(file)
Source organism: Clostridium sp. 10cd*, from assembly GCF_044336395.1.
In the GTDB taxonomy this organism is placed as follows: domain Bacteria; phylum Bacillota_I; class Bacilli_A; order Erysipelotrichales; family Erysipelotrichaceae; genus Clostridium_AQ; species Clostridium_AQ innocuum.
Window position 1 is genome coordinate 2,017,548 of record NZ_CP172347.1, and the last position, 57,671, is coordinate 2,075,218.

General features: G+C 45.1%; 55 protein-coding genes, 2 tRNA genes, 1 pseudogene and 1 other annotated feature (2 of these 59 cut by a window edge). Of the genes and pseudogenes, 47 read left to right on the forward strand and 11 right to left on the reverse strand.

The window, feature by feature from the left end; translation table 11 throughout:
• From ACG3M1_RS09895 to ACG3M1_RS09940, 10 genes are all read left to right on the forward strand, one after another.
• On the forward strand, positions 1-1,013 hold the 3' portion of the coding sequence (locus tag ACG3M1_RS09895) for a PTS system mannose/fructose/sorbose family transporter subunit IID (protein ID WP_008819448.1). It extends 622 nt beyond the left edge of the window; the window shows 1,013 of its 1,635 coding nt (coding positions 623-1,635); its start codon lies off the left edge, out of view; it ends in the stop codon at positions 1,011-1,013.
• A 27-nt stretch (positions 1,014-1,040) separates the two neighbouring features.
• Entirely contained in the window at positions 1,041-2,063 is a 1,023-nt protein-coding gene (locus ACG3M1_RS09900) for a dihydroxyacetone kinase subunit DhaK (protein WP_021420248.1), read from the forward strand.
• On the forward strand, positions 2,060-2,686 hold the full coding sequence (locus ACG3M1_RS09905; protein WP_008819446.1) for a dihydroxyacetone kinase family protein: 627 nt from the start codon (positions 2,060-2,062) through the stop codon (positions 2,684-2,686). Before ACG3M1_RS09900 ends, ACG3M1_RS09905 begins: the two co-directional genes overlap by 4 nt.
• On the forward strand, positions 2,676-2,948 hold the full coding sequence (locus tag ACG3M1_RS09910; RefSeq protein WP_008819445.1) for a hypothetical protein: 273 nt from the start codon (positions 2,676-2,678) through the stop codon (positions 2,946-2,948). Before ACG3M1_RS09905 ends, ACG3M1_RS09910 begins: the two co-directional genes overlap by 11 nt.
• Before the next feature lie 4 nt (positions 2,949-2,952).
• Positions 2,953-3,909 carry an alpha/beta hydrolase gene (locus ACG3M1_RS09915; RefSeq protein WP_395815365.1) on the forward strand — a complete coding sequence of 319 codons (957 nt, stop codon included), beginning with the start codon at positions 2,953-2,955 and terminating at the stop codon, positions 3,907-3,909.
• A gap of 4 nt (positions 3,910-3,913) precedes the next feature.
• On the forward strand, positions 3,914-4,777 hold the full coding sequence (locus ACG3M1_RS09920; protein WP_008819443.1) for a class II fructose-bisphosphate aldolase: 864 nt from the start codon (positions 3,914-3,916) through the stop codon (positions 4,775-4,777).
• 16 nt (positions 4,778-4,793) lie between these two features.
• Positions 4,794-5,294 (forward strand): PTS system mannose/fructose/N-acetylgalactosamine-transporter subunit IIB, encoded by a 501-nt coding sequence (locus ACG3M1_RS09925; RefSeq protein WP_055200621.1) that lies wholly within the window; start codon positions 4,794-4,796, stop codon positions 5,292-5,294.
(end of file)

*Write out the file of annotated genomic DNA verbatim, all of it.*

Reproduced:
Source organism: Clostridium sp. 10cd*, from assembly GCF_044336395.1.
In the GTDB taxonomy this organism is placed as follows: domain Bacteria; phylum Bacillota_I; class Bacilli_A; order Erysipelotrichales; family Erysipelotrichaceae; genus Clostridium_AQ; species Clostridium_AQ innocuum.
Window position 1 is genome coordinate 2,017,548 of record NZ_CP172347.1, and the last position, 57,671, is coordinate 2,075,218.

General features: G+C 45.1%; 55 protein-coding genes, 2 tRNA genes, 1 pseudogene and 1 other annotated feature (2 of these 59 cut by a window edge). Of the genes and pseudogenes, 47 read left to right on the forward strand and 11 right to left on the reverse strand.

The window, feature by feature from the left end; translation table 11 throughout:
• From ACG3M1_RS09895 to ACG3M1_RS09940, 10 genes are all read left to right on the forward strand, one after another.
• On the forward strand, positions 1-1,013 hold the 3' portion of the coding sequence (locus tag ACG3M1_RS09895) for a PTS system mannose/fructose/sorbose family transporter subunit IID (protein ID WP_008819448.1). It extends 622 nt beyond the left edge of the window; the window shows 1,013 of its 1,635 coding nt (coding positions 623-1,635); its start codon lies off the left edge, out of view; it ends in the stop codon at positions 1,011-1,013.
• A 27-nt stretch (positions 1,014-1,040) separates the two neighbouring features.
• Entirely contained in the window at positions 1,041-2,063 is a 1,023-nt protein-coding gene (locus ACG3M1_RS09900) for a dihydroxyacetone kinase subunit DhaK (protein WP_021420248.1), read from the forward strand.
• On the forward strand, positions 2,060-2,686 hold the full coding sequence (locus ACG3M1_RS09905; protein WP_008819446.1) for a dihydroxyacetone kinase family protein: 627 nt from the start codon (positions 2,060-2,062) through the stop codon (positions 2,684-2,686). Before ACG3M1_RS09900 ends, ACG3M1_RS09905 begins: the two co-directional genes overlap by 4 nt.
• On the forward strand, positions 2,676-2,948 hold the full coding sequence (locus tag ACG3M1_RS09910; RefSeq protein WP_008819445.1) for a hypothetical protein: 273 nt from the start codon (positions 2,676-2,678) through the stop codon (positions 2,946-2,948). Before ACG3M1_RS09905 ends, ACG3M1_RS09910 begins: the two co-directional genes overlap by 11 nt.
• Before the next feature lie 4 nt (positions 2,949-2,952).
• Positions 2,953-3,909 carry an alpha/beta hydrolase gene (locus ACG3M1_RS09915; RefSeq protein WP_395815365.1) on the forward strand — a complete coding sequence of 319 codons (957 nt, stop codon included), beginning with the start codon at positions 2,953-2,955 and terminating at the stop codon, positions 3,907-3,909.
• A gap of 4 nt (positions 3,910-3,913) precedes the next feature.
• On the forward strand, positions 3,914-4,777 hold the full coding sequence (locus ACG3M1_RS09920; protein WP_008819443.1) for a class II fructose-bisphosphate aldolase: 864 nt from the start codon (positions 3,914-3,916) through the stop codon (positions 4,775-4,777).
• 16 nt (positions 4,778-4,793) lie between these two features.
• Positions 4,794-5,294 (forward strand): PTS system mannose/fructose/N-acetylgalactosamine-transporter subunit IIB, encoded by a 501-nt coding sequence (locus ACG3M1_RS09925; RefSeq protein WP_055200621.1) that lies wholly within the window; start codon positions 4,794-4,796, stop codon positions 5,292-5,294.